Aphelion sun 05 July 2013
Aphelion sun 05 July 2013

Aphelion is when the Earth is at its most distant point in its elliptical orbit around the sun.  For 2013, that’s today, 5th July 2013.  This image was taken using standard equipment, a Skywatcher 200p telescope, Baader solar film and a Canon 1000D DSLR.

The clearest day yet and with corking sunspot activity on the suns surface, the photosphere.  The large dark central region of a sunspot, called umbra, is a cooler area of the sun’s gaseous surface by powerful magnetic fields.  Sunspot AR1785 is as wide as the Earth.  That sunspot and limb darkening show up quite well in in the white light image of the sun (top).  The image on the left is taken in hydrogen alpha, my first attempt using a webcam with the Coronado solar telescope slightly shows faculae around a sunspot and the faint line of a filament at the top right.  Quite difficult to image with this particular telescope as its known for having a “sweet spot” where focus or more accurately tuning is crucial.  I used an old Philips SPC900 webcam for this image.  A fast frame rate CCD camera (monochrome) like an Imaging Source DMK21 could make a huge difference to image quality.  Something I keep wanting to buy but keep putting off.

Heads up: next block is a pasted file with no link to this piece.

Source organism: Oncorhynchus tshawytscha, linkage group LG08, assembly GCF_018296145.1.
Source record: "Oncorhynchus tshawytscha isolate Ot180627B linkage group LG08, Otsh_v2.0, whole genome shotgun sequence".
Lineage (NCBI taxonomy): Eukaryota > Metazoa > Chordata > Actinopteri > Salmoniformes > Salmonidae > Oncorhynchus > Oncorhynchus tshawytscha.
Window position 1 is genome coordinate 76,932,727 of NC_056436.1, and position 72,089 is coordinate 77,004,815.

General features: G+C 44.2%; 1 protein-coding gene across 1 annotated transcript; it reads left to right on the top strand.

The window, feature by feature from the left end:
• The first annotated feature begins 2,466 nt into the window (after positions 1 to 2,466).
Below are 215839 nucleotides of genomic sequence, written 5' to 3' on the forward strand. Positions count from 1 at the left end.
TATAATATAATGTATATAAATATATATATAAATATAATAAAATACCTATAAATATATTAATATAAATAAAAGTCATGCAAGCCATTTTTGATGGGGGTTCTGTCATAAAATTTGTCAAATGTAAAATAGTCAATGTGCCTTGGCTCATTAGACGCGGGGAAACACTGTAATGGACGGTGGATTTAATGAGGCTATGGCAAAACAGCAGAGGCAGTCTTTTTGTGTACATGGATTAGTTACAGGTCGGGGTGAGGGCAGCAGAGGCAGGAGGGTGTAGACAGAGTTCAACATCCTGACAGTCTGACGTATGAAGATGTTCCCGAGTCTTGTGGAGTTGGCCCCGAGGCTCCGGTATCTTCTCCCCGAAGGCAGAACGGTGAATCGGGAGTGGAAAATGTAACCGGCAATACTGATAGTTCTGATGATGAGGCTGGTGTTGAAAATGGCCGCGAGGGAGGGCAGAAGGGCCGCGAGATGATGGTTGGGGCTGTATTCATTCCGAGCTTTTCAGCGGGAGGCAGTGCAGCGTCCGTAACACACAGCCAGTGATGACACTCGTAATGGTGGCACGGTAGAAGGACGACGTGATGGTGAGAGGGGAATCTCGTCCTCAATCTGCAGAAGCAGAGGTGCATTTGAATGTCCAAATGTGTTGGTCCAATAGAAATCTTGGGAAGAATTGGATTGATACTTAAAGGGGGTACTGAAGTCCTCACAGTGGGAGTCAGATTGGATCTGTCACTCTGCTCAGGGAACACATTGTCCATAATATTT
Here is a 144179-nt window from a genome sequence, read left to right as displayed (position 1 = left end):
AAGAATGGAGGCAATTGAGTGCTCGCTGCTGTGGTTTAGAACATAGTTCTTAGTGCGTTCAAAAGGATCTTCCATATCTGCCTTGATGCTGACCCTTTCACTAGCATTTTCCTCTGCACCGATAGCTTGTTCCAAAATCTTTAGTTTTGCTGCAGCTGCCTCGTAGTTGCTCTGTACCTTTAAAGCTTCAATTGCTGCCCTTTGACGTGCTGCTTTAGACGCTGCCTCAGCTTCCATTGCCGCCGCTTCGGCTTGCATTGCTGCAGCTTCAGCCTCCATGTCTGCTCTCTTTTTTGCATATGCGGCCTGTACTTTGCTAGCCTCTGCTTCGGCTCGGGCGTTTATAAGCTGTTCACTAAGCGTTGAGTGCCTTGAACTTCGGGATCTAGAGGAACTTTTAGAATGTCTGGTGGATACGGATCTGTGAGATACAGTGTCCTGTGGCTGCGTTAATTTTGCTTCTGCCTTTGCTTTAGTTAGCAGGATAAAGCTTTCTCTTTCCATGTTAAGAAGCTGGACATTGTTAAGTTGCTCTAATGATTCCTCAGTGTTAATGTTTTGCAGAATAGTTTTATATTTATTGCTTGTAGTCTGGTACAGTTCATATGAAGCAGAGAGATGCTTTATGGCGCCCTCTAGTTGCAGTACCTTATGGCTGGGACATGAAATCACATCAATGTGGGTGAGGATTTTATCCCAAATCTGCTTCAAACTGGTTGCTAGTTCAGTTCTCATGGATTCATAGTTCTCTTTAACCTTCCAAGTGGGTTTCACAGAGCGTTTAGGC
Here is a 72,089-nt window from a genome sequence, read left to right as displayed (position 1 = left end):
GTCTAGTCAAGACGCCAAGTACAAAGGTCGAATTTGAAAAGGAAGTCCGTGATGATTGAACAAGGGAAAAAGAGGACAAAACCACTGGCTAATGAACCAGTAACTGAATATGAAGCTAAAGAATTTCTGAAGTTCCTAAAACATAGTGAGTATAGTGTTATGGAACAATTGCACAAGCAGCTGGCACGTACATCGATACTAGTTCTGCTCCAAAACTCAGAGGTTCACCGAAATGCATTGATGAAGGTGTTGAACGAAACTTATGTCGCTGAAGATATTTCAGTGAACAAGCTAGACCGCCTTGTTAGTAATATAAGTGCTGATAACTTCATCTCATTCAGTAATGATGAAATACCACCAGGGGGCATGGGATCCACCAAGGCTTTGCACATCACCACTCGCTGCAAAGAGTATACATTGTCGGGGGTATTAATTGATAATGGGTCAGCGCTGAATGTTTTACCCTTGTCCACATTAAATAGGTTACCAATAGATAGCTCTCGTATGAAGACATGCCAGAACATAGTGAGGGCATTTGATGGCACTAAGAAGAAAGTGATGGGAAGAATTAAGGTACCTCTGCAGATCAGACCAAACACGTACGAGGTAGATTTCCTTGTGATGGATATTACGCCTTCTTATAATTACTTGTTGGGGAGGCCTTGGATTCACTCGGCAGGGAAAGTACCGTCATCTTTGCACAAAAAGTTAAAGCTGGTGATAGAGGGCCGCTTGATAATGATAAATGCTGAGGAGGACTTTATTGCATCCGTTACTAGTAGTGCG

Nick Cook. Amateur astronomer, space, history, nerd, extreme dog walker, cat slave, severe tinnitus sufferer. 13.7 billion years in the making - not that much better for it.

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